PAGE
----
Cinema Signal:


Warriors: Navajo code Talkers.


. "Windtalkers"

When director John Woo looks at a script in order to decide if it's a good one for him to do, he must look first for action sequences, on which he has a certain patented style. Or, if not style, at least a body of work that affords him his reputation as an action director. With the historical background of World War II, this story of how Navajo speakers created a code that was unbreakable by the Japanese, provided action in sufficient amounts to satisfy his criteria.

The danger in such an approach is that a particular directorial skill tends toward an overemphasis in that part of a film to the detriment of other parts. Combine that shortcoming with the character needs of a popular actor and you wind up with a miscalculation. It may be based on a slice of historical reality that is nothing less than fascinating but the emphasis is not only off, it's seriously gone astray.

Woo and his story developers apparently felt that the dramatic core revolved around those American GI's who "protected" the Navajo radiomen (here called 'Windtalkers') while on the battlefield, with the assignment to do anything they had to do to prevent any of them being taken alive by the enemy as hostages. Under pain of death, the code was not to be compromised.

And so, we have Sergeant Joe Enders (Nicolas Cage) whose inner demons guide his every thought and action. In this character, we have a creation of extreme anguish bordering on mental instability, but it appeared to the filmmakers to be the stuff of compelling drama.

Nicolas Cage, himself, seems to be as much of the problem as the writing. He completely immerses himself into a morose withdrawal and, when an incredibly gorgeous caregiver, in the person of Nurse Rita Swelton (Frances O'Connor) singles him out for her affection (for reasons beyond anything scripted), we yell and shout at him: 'Go for her! Respond to her! Write back to her!'. But, of course, that's just yelling at the screen. We are to have no romance here. It'll distract from the mental turmoil on the battlefield.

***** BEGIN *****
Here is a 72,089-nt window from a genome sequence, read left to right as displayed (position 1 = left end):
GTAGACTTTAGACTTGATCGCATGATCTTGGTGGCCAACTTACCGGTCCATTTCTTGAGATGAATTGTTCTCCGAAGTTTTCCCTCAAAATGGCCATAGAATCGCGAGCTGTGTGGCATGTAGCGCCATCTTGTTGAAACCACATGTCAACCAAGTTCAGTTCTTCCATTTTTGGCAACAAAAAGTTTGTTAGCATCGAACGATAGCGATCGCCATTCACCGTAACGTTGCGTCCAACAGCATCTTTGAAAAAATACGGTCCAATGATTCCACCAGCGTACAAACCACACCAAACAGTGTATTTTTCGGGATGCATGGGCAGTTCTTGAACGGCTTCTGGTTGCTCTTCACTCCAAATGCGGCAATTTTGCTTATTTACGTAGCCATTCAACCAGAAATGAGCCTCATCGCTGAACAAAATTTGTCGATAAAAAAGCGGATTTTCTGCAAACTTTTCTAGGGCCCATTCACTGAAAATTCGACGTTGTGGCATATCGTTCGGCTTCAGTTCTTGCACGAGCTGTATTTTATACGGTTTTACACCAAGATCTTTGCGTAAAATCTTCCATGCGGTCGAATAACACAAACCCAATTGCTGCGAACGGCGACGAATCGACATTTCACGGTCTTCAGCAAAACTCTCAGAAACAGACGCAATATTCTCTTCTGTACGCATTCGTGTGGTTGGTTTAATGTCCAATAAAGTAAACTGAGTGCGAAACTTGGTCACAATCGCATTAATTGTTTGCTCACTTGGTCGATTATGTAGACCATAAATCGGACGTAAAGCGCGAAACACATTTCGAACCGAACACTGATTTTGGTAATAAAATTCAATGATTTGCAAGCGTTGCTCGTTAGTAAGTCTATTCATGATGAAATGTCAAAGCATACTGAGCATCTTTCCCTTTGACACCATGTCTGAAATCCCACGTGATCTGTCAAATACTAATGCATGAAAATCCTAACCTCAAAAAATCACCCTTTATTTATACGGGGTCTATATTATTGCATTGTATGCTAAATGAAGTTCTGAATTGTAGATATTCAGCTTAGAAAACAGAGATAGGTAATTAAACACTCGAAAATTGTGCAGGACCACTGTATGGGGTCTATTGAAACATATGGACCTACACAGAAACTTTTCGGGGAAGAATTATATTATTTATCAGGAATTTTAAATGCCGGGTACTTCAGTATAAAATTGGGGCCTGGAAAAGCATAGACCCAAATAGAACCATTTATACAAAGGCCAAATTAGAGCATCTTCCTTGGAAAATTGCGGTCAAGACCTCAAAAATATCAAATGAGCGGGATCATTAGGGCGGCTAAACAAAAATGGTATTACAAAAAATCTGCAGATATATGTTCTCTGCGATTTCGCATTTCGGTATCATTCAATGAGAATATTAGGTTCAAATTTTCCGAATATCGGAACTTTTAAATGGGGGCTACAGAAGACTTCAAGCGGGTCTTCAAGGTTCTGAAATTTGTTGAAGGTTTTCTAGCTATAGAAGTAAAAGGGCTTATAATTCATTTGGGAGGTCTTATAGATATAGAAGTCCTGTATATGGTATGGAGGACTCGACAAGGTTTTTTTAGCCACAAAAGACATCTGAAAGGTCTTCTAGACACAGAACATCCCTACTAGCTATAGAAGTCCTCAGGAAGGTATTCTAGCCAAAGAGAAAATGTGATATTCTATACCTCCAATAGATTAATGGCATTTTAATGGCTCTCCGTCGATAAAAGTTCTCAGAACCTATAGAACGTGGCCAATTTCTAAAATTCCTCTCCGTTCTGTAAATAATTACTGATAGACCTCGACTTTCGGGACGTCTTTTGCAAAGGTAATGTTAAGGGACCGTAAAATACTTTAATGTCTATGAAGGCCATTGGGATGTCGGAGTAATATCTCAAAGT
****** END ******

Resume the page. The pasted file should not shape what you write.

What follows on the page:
When someone reminded John Woo that he had to retain some kind of female presence in Enders' life, he settled for a one-sided romance. All this tells us is that our hero is one card away from a full deck and not the calibre of man who should be holding another's life in his unsteady hands.

Sergeant Peter "Ox" Henderson (Christian Slater) is the male parallel to Enders -- more talkative, more open, someone facing the same ultimate decision if necessary. Each anglo sergeant has his Navajo 'windtalker'. Enders is assigned an affable private Ben Yahzee (Adam Beach); Henderson gets Private Charles Whitehorse (Roger Willie) a flute player with whom he can create wind instrument duos with his harmonica. Symbolism? Rapping you on the nose.

Rounding out the squad are actors-as-GIs Mark Ruffalo, Brian Van Holt, Noah Emmerich, Martin Henderson, Peter Stormare and Jason Isaacs. Why these men didn't praise and idolize their leader Enders for his unbelievable heroics is another question left unanswered, except for the unbelievable part. And, despite the well staged hand-to-hand fighting, bodies made airborne by the explosives and the familiar action of 103 stunt players, John Woo's flair for such sequences pales in comparison to others. For a glipse of how action can be better coordinated and more integrated with the story line one need not look any farther than Doug Liman's currently playing "The Bourne Identity" and/or Steven Spielberg's "Minority Report".

John Woo and Nicolas Cage do little to enhance their reputations with this one, which is not to say that an indiscriminate war film buff might not get a fix out of the action content here. For others, the most memorable character might well be that angelic nurse. Certainly, Frances O'Connor's beauty as well as the delicate way she portrays her character's selflessness, are not to be forgotten. It's just wasted in the wrong movie.

And, for more details about the fascinating story of the Navajo code men, see a documentary or the next movie that comes along on the subject. If you don't want to wait, read Deanne Durrett's "Unsung Heroes of World War II: The Story of the Navajo Code Talkers". This movie barely suggests the reality.

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                                      ~~  Jules Brenner
                                              Cinema Signals


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Adam Beach and Nicolas Cage, windtalker and protector

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